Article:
One of the most essential medical emergency services in India is that of the ambulance. But for NRIs, the thought of a timely and safe ambulance ride as for their parents is worrisome. Here’s how NRIs can make ambulance services for parents in India an easy ride.
Most NRIs living abroad with their parents living in India is fraught with uncertainty, worry, anxiety and fear of what might happen in case of a medical emergency… who will take care of the parents, and how?
Extended family, neighbours and friends offer a valued support system, but there are limitations as life in Indian towns and cities is demanding and busy. Hence, an efficient emergency response system for parents and senior citizens living alone is essential in India.
Quick and easy access to ambulance, hospitals, and medical stores, among others, are critical. But the reality is that there is a lack of common knowledge about these services.
In the first of a series of articles on healthcare challenges in India for parents living alone, we look at ambulance services related challenges and achievable solutions.
Lack of Awareness about Ambulance Services
India’s ambulance system is fragmented. It comprises the Government’s National Ambulance Service, private fleet owners, and political and non-government organisations. The country has two publicly funded ambulance service systems, popularly known by their helpline numbers, 108 and 102.
But, in India, there’s a general lack and awareness of ambulance services. Moreover, one can never be certain about having easy access to, or timely availability of these services.
The scenario: parents back in India face problems in getting timely ambulance services. They either end up making multiple calls to many service providers in order to find a suitable ambulance or call hospitals to send the ambulance. Most hospitals are dependent on external ambulance service providers. Imagine the amount of time lost to book one ambulance.
Are There Enough Ambulances to Meet High Demand?
According to the World Health Organization (WHO) standards, there should be at least one ambulance per 1 lakh population, but many Indian towns and cities do not meet that benchmark. E.g. Delhi, the capital of India, has only one ambulance for every 1,50,000 people.
There certainly is a shortage. Then there is hardly any system that can track real-time availability of ambulances in different locations to find the nearest vehicle. This increases the time lag in case of emergencies.
The result: in case of an emergency, parents and senior citizens living alone waste a lot of time due to the shortage and gaps in locating the nearest ambulance. While the WHO recommends a response time of 8 to 10 minutes, in India, it could take anywhere between 20 minutes to a few hours for an ambulance to reach a parent in need.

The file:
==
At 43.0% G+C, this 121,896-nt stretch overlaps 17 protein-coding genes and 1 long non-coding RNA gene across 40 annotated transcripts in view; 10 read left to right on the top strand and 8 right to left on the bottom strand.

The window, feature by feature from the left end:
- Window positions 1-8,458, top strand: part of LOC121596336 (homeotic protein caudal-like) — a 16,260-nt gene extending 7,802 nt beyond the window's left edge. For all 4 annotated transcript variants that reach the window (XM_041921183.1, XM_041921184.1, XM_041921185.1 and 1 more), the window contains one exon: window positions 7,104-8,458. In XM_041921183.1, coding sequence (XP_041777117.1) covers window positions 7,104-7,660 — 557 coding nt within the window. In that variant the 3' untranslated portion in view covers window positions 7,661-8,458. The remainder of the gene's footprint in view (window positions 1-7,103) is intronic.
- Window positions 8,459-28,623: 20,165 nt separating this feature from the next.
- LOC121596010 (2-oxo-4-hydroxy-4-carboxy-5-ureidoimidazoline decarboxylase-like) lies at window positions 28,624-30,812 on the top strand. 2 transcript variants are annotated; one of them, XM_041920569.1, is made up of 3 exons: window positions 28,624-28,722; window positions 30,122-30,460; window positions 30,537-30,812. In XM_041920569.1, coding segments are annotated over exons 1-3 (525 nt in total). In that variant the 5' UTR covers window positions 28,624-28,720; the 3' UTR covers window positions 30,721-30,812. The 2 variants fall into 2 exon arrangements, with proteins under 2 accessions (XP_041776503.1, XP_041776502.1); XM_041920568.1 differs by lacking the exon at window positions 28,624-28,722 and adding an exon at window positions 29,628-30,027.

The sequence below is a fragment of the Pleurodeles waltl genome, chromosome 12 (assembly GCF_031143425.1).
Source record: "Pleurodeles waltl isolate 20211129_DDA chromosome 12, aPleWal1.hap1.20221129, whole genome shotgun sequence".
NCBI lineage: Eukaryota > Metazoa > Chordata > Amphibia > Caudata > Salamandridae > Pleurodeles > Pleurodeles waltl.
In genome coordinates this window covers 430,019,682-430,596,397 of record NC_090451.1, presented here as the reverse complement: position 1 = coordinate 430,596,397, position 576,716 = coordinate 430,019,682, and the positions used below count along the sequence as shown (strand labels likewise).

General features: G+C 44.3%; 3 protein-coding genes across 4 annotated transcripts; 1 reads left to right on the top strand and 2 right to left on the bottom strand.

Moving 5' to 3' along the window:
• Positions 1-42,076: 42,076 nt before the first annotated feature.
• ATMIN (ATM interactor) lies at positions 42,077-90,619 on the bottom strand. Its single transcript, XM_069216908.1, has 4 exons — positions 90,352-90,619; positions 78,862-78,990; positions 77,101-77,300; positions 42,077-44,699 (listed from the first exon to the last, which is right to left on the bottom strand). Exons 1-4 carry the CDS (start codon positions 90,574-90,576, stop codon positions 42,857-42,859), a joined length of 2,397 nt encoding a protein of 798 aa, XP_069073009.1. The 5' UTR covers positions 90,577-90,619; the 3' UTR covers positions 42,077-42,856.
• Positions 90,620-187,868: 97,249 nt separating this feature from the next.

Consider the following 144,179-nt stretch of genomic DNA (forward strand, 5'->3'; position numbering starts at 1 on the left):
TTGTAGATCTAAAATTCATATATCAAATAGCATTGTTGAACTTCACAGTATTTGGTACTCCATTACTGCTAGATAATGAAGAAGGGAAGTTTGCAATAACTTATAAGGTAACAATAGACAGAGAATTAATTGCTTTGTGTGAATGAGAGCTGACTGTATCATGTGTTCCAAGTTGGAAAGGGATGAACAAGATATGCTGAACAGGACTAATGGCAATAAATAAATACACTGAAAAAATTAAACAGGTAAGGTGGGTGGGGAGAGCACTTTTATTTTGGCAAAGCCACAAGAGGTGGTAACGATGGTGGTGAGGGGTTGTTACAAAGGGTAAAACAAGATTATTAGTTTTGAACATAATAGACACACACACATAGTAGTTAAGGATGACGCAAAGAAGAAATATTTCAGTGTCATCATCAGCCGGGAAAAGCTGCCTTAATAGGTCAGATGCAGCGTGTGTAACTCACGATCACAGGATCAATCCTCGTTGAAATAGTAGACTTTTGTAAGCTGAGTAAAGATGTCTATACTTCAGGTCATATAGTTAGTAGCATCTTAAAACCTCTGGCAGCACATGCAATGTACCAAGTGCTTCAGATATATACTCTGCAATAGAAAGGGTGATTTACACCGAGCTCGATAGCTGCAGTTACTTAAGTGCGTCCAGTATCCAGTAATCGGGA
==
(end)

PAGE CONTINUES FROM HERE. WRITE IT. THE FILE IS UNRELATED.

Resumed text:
Common Knowledge About The Types of Ambulances
It’s only when a medical emergency knocks on the door that one starts gathering information about ambulances, including the type of ambulance required for a particular emergency. A general lack of knowledge and information and their uses can lead to delays. For instance, booking a basic life support ambulance in situations such as cardiac emergencies can result in delayed treatment. Complacency and compromise in in-ambulance facilities can affect parent’s conditions.
Let’s address this challenge by looking at the different types of ambulances available in India and their use:
Basic Life Support Ambulance: for patients who need basic life-saving equipment such as BP monitor, stretcher, and oxygen cylinder.
Advanced Life Support Ambulance: for patients who require a higher level of care on the way to the hospital. These ambulances come with a paramedic or relevant doctors and have advanced life support supplies such as cardiac monitor, incubator, IV supplies, ventilator, defibrillators, oxygen cylinders, nebulizer, resuscitation kit and BP apparatus.
Patient Transfer Ambulance: for those who might require constant clinical monitoring on the way to the hospital, but their needs are not time-critical. These ambulances are also used for those who need mobility assistance and are dependent on wheelchairs.
Mortuary Ambulance: used for the transportation of a dead body.
A Solution – Emergency Cards
Would it help NRIs if there was an emergency card printed for their parents? An emergency card with details of ambulance service providers in their city, hospital phone numbers and parents’ medical history (in brief) can go a long way in ensuring efficient medical attention during emergencies?
Proper ambulance service information can help parents in emergencies. Here are some things that NRIs can do right away:
- Find out about the ambulance service providers nearest to their parents’ residence.
- Check details such as locations covered, the types of ambulances provided, the hours of availability/accessibility, and their average response time.
- If gathering this information is challenging, a simpler option would be an annual membership of ambulance aggregators.
- Keep the emergency ambulance card updated as many service providers might change contact details and service offering.
The idea of an emergency card is not new. Everyone has, at some point, thought of creating a list of emergency contact numbers for their parents. In fact, many NRIs might have done it at some point. The trick, however, is to have an emergency card that actually helps and comes in handy during times of emergency.
OVER TO YOU
Would you like to have a complete template for a printed emergency card? ParentCare can share one with you. Write to us at (firstname.lastname@example.org) and we’ll send one to your inbox.
In the meantime, if there are specific healthcare challenges that you’d like us to write about, do let us know and we’ll try to help you with easy solutions.